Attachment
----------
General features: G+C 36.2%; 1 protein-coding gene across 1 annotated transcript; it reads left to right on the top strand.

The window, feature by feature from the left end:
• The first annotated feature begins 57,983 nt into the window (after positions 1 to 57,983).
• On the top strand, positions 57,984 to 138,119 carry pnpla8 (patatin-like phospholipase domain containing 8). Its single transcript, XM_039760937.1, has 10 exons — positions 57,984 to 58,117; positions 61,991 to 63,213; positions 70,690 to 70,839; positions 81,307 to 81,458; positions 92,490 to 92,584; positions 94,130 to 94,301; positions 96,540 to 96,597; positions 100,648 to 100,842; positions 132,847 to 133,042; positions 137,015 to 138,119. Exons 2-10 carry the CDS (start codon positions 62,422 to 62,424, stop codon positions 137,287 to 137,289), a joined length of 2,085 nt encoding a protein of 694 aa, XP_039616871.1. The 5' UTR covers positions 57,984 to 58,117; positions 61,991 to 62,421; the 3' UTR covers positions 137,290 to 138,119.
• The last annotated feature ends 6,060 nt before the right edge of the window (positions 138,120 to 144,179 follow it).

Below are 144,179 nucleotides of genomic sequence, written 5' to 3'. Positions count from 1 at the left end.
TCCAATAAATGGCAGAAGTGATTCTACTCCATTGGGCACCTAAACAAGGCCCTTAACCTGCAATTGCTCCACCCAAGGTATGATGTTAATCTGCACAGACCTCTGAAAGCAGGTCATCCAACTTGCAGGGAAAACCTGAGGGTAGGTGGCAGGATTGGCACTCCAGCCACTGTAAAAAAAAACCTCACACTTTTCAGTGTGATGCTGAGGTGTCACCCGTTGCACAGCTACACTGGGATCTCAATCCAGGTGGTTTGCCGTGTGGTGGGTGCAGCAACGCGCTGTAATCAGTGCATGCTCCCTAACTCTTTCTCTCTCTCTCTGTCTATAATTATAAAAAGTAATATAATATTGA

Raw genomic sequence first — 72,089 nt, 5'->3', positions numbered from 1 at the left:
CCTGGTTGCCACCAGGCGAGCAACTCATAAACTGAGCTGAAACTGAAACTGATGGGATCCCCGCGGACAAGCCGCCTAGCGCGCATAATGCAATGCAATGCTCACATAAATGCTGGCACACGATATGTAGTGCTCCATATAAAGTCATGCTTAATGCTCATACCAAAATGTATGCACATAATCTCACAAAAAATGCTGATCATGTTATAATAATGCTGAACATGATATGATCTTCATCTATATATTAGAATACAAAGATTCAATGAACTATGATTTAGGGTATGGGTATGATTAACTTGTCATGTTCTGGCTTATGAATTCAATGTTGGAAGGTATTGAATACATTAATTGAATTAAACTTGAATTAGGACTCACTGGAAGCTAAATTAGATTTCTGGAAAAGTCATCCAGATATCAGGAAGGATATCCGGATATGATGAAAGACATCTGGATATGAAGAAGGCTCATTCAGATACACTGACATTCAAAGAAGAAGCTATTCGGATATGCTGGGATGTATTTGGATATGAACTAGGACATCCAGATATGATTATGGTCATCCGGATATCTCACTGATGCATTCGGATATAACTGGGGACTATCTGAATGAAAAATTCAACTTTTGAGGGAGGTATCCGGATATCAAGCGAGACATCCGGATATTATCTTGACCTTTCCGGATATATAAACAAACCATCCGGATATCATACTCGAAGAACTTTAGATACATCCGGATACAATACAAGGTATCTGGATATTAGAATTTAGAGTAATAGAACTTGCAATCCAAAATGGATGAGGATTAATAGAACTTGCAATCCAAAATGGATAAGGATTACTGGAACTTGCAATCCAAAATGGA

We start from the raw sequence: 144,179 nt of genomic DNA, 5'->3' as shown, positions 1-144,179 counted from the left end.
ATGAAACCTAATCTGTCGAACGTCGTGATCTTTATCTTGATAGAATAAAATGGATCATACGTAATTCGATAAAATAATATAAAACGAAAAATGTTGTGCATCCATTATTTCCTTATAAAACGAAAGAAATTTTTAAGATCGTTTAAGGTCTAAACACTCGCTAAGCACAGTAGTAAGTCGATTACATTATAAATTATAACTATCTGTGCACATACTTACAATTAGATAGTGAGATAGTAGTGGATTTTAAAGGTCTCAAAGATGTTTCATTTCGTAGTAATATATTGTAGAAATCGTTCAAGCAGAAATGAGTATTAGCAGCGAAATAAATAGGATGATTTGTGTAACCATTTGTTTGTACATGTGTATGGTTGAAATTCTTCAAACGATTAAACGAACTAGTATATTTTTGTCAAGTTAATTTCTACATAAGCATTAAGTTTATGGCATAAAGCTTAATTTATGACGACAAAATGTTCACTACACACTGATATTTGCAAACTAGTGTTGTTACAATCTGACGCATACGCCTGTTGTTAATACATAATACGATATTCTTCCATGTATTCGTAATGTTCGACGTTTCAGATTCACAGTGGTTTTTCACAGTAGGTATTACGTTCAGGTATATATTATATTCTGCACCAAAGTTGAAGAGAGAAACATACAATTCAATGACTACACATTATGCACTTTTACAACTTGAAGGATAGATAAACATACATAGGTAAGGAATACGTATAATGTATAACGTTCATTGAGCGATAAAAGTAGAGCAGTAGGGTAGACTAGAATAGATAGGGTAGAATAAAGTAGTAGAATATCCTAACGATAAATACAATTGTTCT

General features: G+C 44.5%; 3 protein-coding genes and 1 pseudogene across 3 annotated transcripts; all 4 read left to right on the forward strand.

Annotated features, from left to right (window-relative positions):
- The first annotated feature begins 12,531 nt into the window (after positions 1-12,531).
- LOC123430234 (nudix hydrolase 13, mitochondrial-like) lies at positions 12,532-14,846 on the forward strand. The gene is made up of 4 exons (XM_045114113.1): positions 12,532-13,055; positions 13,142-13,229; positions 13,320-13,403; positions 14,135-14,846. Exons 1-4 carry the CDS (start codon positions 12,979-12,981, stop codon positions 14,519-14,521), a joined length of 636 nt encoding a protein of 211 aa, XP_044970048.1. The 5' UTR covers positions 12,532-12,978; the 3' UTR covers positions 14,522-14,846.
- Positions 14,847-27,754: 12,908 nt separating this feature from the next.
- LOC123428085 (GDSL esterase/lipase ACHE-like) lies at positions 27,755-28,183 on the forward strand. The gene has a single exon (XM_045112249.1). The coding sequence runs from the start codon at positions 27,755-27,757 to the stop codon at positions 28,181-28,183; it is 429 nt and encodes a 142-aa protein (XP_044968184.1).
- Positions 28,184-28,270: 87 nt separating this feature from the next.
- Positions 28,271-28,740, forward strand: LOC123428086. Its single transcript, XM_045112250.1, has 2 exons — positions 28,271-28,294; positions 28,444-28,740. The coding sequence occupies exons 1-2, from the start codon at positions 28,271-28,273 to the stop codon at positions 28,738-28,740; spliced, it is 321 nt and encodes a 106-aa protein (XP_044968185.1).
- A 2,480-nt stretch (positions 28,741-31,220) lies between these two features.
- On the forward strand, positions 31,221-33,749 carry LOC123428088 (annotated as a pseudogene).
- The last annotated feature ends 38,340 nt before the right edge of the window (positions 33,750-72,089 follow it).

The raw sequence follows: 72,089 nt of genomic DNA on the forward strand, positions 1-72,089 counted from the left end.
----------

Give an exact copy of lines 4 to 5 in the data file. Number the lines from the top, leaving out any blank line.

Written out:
• On the top strand, positions 57,984 to 138,119 carry pnpla8 (patatin-like phospholipase domain containing 8). Its single transcript, XM_039760937.1, has 10 exons — positions 57,984 to 58,117; positions 61,991 to 63,213; positions 70,690 to 70,839; positions 81,307 to 81,458; positions 92,490 to 92,584; positions 94,130 to 94,301; positions 96,540 to 96,597; positions 100,648 to 100,842; positions 132,847 to 133,042; positions 137,015 to 138,119. Exons 2-10 carry the CDS (start codon positions 62,422 to 62,424, stop codon positions 137,287 to 137,289), a joined length of 2,085 nt encoding a protein of 694 aa, XP_039616871.1. The 5' UTR covers positions 57,984 to 58,117; positions 61,991 to 62,421; the 3' UTR covers positions 137,290 to 138,119.
• The last annotated feature ends 6,060 nt before the right edge of the window (positions 138,120 to 144,179 follow it).